09 March 2010

Music, Movies - It's All the Same Score

by Tyler Weaver.  Follow me on Twitter.

As the title of this blog no doubt indicates, I'm a multi-hyphenate.  Music, writing, flickery.  I try and do a bit of it all (though, ironically, in spite of my training at Bezerklee College of Music in Boston, regarded as the bastion of "modern" music education, I am horrible with sound recording.  They taught me how to write music, not record it.  That's why I'm sure to surround myself with kick ass sound people like Jay Cox, my aural compatriot on Gather 'Round the Mic).

Though I may attempt to "do it all," it doesn't mean I enjoy doing it all, or that I'm particularly good at it.  My main focus is storytelling - writing and directing with the addition of the business side, so I produce (a necessity in today's world).  Those are my three main foci - though in my mind, they are one.  

I still write my own music for my projects, not because I want to, but because I can and I'm cheap talent. In a perfect world, I would stick to my big three - writing, directing, and producing.  However, it's far from a perfect world.  So, I must make do with my limited capabilities in a widespread pool of disciplines.  

Not to belabor the point, but the composition training is important in how I work.  Maria Lokken, for whom I've written many a post, wrote a post in November 2009 that made me think about the whole composer thing and my current profession.  Entitled Are Show Runners Like Great Conductors?, the article rang true for me in a number of areas, and put the nugget for this post squarely in the back of my cerebellum.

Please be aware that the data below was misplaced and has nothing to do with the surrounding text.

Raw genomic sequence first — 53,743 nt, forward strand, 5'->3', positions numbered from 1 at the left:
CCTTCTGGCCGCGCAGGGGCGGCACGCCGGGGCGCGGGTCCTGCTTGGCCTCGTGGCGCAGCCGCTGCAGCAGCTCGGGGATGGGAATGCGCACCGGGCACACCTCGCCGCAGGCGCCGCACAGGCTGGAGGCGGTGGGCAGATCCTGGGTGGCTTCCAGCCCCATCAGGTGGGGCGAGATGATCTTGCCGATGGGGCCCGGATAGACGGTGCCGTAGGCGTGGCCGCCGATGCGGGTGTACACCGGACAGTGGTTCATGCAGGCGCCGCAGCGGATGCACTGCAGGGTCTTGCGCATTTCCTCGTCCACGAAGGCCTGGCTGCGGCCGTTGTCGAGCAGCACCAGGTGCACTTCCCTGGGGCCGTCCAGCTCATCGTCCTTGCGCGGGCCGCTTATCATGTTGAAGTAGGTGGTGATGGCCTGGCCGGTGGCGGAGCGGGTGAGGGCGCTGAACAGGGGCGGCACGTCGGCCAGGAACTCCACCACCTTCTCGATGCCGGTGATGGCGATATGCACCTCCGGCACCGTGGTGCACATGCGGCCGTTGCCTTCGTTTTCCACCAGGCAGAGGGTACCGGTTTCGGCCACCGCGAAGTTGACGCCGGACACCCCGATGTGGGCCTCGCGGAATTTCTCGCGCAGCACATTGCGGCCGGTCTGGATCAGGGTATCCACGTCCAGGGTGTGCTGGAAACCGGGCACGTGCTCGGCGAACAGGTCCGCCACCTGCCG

Composition training.  As a composer, I'm expected to know the capabilities of all of the instruments that I'm writing for.  Full orchestra - gotta know the ranges, limits, and nuances of every instrument in there.  Just because I have to know the capabilities does not mean that I have to be a master marimba player (my former main instrument) or a virtuoso cellist (I leave that to my writing partner's wife).  I simply have to know what I'm writing for, and not write anything that's unplayable.  To do so is a sign that the composer doesn't know what the hell they're doing, and is a tremendous time suck and embarrassment.  And yes, I was guilty of it in my formative days.

As a composer, I would always insist on conducting my own works, even for the smallest thing.  It was because I knew how I heard it when I wrote it, and I liked collaborating with musicians (most of the time) to bring the piece a new life that I hadn't thought of.  It allowed me a shorthand and efficient method towards working - I wrote it, so I should be able to change it at the drop of a hat if needed.  The jazz composition training at Berklee helped a tremendous deal in this.  

But just because I could conduct them, and tell them "more" or "less" or "wrong note, let's try this," it didn't mean that I wanted to play their instruments myself.  

Same deal with filmmaking.  I have to know the capabilities and have a working knowledge of the various disciplines in order to gear a production towards an efficient and rewarding completion for all parties involved.  Doesn't mean I want to do everything myself.  If I did, I would write novels.